One of many or just one…

This one is for my Quantity Surveyor friends who love to put together depreciation schedules…

The Commissioner has released a draft Taxation Ruling that considers whether a composite item is itself a depreciating asset or whether its components are separate depreciating assets.

And this is a great question. How far down do we break something down before we start claiming depreciation on it? Part, compound, element, proton, quark?

The Commissioner states that for a component of a composite assets to be considered to be a separate depreciating asset, it is necessary that the component is capable of being separately identified as having commercial and economic value.

The main principles that need to be taken into account in determining whether a composite item is a single depreciating asset are:

  • Whether the depreciating asset will tend to be the item that performs a separate identifiable function;
  • Whether the asset is an item that performs a discrete function;
  • Whether there is a high degree of physical integration of the components;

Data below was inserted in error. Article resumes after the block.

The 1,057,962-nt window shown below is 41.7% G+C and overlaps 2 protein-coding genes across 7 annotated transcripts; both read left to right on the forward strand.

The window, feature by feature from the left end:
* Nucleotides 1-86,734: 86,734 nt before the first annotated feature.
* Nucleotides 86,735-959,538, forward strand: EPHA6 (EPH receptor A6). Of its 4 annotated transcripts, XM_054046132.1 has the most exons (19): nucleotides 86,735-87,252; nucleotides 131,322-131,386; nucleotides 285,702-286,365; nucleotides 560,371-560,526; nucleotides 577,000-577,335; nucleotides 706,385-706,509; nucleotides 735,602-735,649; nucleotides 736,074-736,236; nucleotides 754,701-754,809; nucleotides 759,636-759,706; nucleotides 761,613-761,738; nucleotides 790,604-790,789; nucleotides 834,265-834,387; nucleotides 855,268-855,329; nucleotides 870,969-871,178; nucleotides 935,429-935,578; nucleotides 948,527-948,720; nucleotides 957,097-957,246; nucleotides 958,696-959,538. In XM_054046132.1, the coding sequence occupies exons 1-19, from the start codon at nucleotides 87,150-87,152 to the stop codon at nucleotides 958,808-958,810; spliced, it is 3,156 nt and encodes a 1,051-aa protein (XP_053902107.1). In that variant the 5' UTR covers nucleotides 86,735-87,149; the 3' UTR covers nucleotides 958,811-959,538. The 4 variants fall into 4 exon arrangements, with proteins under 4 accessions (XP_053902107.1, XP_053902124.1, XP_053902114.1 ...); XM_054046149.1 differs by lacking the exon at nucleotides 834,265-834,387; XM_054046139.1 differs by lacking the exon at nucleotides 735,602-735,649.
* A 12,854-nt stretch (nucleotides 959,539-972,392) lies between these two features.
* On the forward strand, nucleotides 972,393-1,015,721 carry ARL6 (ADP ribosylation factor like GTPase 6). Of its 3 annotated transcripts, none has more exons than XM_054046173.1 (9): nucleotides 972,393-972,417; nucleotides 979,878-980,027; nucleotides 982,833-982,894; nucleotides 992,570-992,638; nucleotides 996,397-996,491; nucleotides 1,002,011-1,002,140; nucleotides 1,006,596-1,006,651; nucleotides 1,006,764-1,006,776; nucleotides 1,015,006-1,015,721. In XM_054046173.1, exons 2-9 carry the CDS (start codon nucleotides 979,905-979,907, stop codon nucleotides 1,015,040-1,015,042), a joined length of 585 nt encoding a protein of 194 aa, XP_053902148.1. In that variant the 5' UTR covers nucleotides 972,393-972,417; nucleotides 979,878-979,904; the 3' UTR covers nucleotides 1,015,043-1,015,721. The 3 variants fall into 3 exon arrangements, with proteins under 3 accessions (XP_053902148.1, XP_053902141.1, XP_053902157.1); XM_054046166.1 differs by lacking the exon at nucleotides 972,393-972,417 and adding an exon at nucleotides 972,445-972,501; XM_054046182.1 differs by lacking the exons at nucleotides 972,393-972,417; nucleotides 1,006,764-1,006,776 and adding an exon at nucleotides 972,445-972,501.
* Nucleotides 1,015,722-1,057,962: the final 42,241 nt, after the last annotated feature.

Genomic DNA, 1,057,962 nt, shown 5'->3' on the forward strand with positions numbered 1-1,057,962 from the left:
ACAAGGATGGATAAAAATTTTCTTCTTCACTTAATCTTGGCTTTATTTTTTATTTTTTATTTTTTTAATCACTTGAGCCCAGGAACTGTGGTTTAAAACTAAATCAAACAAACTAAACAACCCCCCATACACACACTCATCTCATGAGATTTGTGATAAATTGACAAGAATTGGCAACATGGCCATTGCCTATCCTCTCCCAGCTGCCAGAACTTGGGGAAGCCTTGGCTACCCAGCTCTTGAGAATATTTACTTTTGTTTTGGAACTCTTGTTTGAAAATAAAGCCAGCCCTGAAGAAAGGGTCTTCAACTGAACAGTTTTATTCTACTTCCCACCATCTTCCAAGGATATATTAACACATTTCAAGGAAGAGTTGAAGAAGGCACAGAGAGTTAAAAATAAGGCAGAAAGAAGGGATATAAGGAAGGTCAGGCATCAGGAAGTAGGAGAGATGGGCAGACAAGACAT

• Whether attaching the item to another asset, varies the performance of that asset; and
  • Whether the item is purchased as a system to function together as a whole and which are necessarily connected in their operation.

The draft ruling has a series of examples that use these factors. For example, the draft Ruling concludes that:

  • Connected warehouse storage racks are a single depreciable asset but unconnected racks are not;
  • A desktop computer package, including a monitor, keyboard and a mouse, is a single depreciable asset but an additional printer is not;
  • A mainframe and 50 slave terminals is a single depreciating asset;
  • A built-in GPS unit in a car is a part of the car but a portable GPS unit is not; and
  • A solar system is a single depreciable asset.

However, it is worth noting that in many cases adding a new component is a separate depreciable asset and not a modification to the existing asset. For example, adding additional solar panels to a current system will see the new panels treated as a separate depreciable asset.

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About Ken Mansell

As a stay at home Dad most of the week this is my way of pretending I am still the tax counsel of ASX and SEC listed companies, working at big 4 firms, working at the Federal Treasury, on the Henry Review and at Parliament House for the previous government.
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